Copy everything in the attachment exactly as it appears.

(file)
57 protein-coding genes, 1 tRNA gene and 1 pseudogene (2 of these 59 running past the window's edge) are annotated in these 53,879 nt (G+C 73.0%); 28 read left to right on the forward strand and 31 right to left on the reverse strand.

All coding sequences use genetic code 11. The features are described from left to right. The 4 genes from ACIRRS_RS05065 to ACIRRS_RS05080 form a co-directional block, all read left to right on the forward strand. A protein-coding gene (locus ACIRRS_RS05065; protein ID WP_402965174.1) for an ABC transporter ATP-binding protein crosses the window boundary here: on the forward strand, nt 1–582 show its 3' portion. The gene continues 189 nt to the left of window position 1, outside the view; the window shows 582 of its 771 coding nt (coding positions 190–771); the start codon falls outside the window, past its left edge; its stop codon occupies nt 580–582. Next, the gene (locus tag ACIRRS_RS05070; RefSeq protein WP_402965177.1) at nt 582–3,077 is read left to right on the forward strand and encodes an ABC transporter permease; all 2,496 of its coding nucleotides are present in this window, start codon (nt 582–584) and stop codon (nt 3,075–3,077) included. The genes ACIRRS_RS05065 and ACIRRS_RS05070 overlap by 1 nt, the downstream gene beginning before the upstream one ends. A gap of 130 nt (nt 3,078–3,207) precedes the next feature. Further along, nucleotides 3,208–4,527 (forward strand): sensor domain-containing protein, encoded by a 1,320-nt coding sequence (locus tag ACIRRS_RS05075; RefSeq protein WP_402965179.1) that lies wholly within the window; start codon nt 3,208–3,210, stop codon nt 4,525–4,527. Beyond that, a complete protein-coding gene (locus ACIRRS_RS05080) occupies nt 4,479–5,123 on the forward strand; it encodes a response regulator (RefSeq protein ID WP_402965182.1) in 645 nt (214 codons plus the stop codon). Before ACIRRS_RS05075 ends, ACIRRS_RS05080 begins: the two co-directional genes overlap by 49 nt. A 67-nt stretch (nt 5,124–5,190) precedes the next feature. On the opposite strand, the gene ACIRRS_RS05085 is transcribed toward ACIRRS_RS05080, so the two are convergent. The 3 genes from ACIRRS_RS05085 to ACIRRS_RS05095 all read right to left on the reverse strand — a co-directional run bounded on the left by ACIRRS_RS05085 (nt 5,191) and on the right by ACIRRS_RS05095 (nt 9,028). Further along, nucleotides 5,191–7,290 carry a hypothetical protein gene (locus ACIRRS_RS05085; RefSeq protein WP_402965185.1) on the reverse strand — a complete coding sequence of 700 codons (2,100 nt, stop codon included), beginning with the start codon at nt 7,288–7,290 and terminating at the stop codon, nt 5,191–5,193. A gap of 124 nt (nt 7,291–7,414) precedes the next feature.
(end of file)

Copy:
57 protein-coding genes, 1 tRNA gene and 1 pseudogene (2 of these 59 running past the window's edge) are annotated in these 53,879 nt (G+C 73.0%); 28 read left to right on the forward strand and 31 right to left on the reverse strand.

All coding sequences use genetic code 11. The features are described from left to right. The 4 genes from ACIRRS_RS05065 to ACIRRS_RS05080 form a co-directional block, all read left to right on the forward strand. A protein-coding gene (locus ACIRRS_RS05065; protein ID WP_402965174.1) for an ABC transporter ATP-binding protein crosses the window boundary here: on the forward strand, nt 1–582 show its 3' portion. The gene continues 189 nt to the left of window position 1, outside the view; the window shows 582 of its 771 coding nt (coding positions 190–771); the start codon falls outside the window, past its left edge; its stop codon occupies nt 580–582. Next, the gene (locus tag ACIRRS_RS05070; RefSeq protein WP_402965177.1) at nt 582–3,077 is read left to right on the forward strand and encodes an ABC transporter permease; all 2,496 of its coding nucleotides are present in this window, start codon (nt 582–584) and stop codon (nt 3,075–3,077) included. The genes ACIRRS_RS05065 and ACIRRS_RS05070 overlap by 1 nt, the downstream gene beginning before the upstream one ends. A gap of 130 nt (nt 3,078–3,207) precedes the next feature. Further along, nucleotides 3,208–4,527 (forward strand): sensor domain-containing protein, encoded by a 1,320-nt coding sequence (locus tag ACIRRS_RS05075; RefSeq protein WP_402965179.1) that lies wholly within the window; start codon nt 3,208–3,210, stop codon nt 4,525–4,527. Beyond that, a complete protein-coding gene (locus ACIRRS_RS05080) occupies nt 4,479–5,123 on the forward strand; it encodes a response regulator (RefSeq protein ID WP_402965182.1) in 645 nt (214 codons plus the stop codon). Before ACIRRS_RS05075 ends, ACIRRS_RS05080 begins: the two co-directional genes overlap by 49 nt. A 67-nt stretch (nt 5,124–5,190) precedes the next feature. On the opposite strand, the gene ACIRRS_RS05085 is transcribed toward ACIRRS_RS05080, so the two are convergent. The 3 genes from ACIRRS_RS05085 to ACIRRS_RS05095 all read right to left on the reverse strand — a co-directional run bounded on the left by ACIRRS_RS05085 (nt 5,191) and on the right by ACIRRS_RS05095 (nt 9,028). Further along, nucleotides 5,191–7,290 carry a hypothetical protein gene (locus ACIRRS_RS05085; RefSeq protein WP_402965185.1) on the reverse strand — a complete coding sequence of 700 codons (2,100 nt, stop codon included), beginning with the start codon at nt 7,288–7,290 and terminating at the stop codon, nt 5,191–5,193. A gap of 124 nt (nt 7,291–7,414) precedes the next feature.